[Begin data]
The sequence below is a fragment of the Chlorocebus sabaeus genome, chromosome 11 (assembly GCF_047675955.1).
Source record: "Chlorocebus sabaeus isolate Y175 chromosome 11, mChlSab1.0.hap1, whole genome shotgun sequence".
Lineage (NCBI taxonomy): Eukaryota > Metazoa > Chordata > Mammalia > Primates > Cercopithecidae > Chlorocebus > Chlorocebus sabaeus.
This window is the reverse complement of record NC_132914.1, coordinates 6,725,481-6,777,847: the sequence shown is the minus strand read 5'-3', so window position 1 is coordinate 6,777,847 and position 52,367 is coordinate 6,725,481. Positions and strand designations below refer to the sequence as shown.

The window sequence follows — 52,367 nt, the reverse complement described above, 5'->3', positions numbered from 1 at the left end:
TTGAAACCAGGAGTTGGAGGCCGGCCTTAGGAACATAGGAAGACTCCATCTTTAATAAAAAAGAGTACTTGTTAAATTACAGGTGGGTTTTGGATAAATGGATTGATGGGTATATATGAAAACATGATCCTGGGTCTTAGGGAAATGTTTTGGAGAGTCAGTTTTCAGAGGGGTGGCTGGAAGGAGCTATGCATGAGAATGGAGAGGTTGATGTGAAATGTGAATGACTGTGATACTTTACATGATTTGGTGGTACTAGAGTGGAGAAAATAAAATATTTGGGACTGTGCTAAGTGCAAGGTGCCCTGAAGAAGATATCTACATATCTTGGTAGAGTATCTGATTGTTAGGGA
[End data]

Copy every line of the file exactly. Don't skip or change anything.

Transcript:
The sequence below is a fragment of the Chlorocebus sabaeus genome, chromosome 11 (assembly GCF_047675955.1).
Source record: "Chlorocebus sabaeus isolate Y175 chromosome 11, mChlSab1.0.hap1, whole genome shotgun sequence".
Lineage (NCBI taxonomy): Eukaryota > Metazoa > Chordata > Mammalia > Primates > Cercopithecidae > Chlorocebus > Chlorocebus sabaeus.
This window is the reverse complement of record NC_132914.1, coordinates 6,725,481-6,777,847: the sequence shown is the minus strand read 5'-3', so window position 1 is coordinate 6,777,847 and position 52,367 is coordinate 6,725,481. Positions and strand designations below refer to the sequence as shown.

The window sequence follows — 52,367 nt, the reverse complement described above, 5'->3', positions numbered from 1 at the left end:
TTGAAACCAGGAGTTGGAGGCCGGCCTTAGGAACATAGGAAGACTCCATCTTTAATAAAAAAGAGTACTTGTTAAATTACAGGTGGGTTTTGGATAAATGGATTGATGGGTATATATGAAAACATGATCCTGGGTCTTAGGGAAATGTTTTGGAGAGTCAGTTTTCAGAGGGGTGGCTGGAAGGAGCTATGCATGAGAATGGAGAGGTTGATGTGAAATGTGAATGACTGTGATACTTTACATGATTTGGTGGTACTAGAGTGGAGAAAATAAAATATTTGGGACTGTGCTAAGTGCAAGGTGCCCTGAAGAAGATATCTACATATCTTGGTAGAGTATCTGATTGTTAGGGA